Evidence-Based Learning in Physics Laboratory
This project introduces evidence-based learning into physics related courses taught in the School of Computer and Mathematical Sciences (SCMS).
During 2012-2014, $100,000 was invested into physics equipment that was initially integrated into the School's Foundation Physics course for the Certificate of Science and Technology program at AUT's City and South campuses. Following-on from theoretical lectures, small groups of students now engage in hands-on laboratory activities, called “explorations”, to test theories they are being introduced to. For example, after learning about kinematics, students measure the rate at which velocity changes for objects in free-fall to estimate free-fall acceleration using photo-gates interfaced to hand-held data acquisition computers. During each exploration, students document their activities in individual laboratory books which are maintained throughout the course to describe the hypotheses to be tested, equipment used and set-up, data collected, analysis, and conclusions reached.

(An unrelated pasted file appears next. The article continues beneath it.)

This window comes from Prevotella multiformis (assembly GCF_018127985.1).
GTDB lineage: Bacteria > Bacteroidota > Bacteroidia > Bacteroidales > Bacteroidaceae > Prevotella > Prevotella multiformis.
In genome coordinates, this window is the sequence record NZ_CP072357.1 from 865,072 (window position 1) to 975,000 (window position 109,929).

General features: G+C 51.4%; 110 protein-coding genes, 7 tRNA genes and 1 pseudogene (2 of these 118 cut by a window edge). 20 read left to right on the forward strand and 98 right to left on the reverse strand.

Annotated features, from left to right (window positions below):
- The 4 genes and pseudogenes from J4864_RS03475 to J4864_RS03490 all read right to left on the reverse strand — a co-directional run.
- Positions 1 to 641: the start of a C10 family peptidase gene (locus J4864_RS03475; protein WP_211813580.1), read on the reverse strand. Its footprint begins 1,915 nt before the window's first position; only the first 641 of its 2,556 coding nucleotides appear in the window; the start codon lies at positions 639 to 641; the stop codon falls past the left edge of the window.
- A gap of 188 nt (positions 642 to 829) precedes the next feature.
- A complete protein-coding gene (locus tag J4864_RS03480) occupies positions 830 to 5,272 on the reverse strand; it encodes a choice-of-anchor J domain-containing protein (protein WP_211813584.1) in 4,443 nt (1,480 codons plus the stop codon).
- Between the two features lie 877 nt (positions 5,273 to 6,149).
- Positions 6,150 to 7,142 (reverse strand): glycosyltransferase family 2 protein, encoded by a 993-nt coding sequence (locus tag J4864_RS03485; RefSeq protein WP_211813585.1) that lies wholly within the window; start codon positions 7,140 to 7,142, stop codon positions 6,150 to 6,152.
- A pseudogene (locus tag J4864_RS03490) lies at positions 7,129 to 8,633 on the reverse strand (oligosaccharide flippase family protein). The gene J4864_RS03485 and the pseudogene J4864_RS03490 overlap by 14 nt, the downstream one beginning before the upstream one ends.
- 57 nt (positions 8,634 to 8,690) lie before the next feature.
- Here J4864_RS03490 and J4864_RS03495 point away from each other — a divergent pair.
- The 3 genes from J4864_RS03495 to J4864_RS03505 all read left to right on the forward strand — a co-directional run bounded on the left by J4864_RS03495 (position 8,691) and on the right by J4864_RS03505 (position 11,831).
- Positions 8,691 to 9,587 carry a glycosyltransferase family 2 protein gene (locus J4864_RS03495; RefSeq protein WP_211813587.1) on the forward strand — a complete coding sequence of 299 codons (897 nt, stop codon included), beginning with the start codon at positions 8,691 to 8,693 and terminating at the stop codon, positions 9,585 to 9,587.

The equipment supports explorations in kinematics, dynamics, thermodynamics, electricity, and optics, including spectroscopy. Four explorations have been tailored to the Foundation Physics course which have been regularly used since 2013. The equipment is also being used in degree courses in the School (Physics I & II) with plans to utilize some of the equipment in AUT's Astronomy degree program.
- Prof. Sergei Gulyaev (project co-leader)
- Tim Natusch
- Graham Bidois
- Dr Murray Black
- Jordan Alexander (project co-leader)
Supported by a $100,000 grant from the Institute for Radio Astronomy & Space Research (50%) and SCMS (50%).
Project co-leader: Jordan Alexander email@example.com